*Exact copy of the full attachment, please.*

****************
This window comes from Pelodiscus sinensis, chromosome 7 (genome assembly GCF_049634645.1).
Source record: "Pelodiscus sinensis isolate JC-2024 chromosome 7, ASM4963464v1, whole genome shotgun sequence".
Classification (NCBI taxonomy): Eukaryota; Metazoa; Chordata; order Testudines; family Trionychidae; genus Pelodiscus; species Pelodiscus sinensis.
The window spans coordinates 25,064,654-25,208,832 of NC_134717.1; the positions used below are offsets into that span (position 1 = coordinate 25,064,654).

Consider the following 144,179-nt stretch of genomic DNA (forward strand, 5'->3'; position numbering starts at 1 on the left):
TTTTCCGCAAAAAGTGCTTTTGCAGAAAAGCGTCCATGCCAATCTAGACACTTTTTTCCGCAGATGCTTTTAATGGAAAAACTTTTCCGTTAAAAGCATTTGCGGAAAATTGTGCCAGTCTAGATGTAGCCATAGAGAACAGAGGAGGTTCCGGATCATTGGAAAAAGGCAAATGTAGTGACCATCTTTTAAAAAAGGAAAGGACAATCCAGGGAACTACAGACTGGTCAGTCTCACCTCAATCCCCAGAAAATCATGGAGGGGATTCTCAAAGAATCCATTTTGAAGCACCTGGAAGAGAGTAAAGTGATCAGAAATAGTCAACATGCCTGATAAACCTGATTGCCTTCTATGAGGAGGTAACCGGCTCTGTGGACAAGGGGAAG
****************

This window comes from Pelodiscus sinensis, chromosome 7 (genome assembly GCF_049634645.1).
Source record: "Pelodiscus sinensis isolate JC-2024 chromosome 7, ASM4963464v1, whole genome shotgun sequence".
Classification (NCBI taxonomy): Eukaryota; Metazoa; Chordata; order Testudines; family Trionychidae; genus Pelodiscus; species Pelodiscus sinensis.
The window spans coordinates 25,064,654-25,208,832 of NC_134717.1; the positions used below are offsets into that span (position 1 = coordinate 25,064,654).

Consider the following 144,179-nt stretch of genomic DNA (forward strand, 5'->3'; position numbering starts at 1 on the left):
TTTTCCGCAAAAAGTGCTTTTGCAGAAAAGCGTCCATGCCAATCTAGACACTTTTTTCCGCAGATGCTTTTAATGGAAAAACTTTTCCGTTAAAAGCATTTGCGGAAAATTGTGCCAGTCTAGATGTAGCCATAGAGAACAGAGGAGGTTCCGGATCATTGGAAAAAGGCAAATGTAGTGACCATCTTTTAAAAAAGGAAAGGACAATCCAGGGAACTACAGACTGGTCAGTCTCACCTCAATCCCCAGAAAATCATGGAGGGGATTCTCAAAGAATCCATTTTGAAGCACCTGGAAGAGAGTAAAGTGATCAGAAATAGTCAACATGCCTGATAAACCTGATTGCCTTCTATGAGGAGGTAACCGGCTCTGTGGACAAGGGGAAG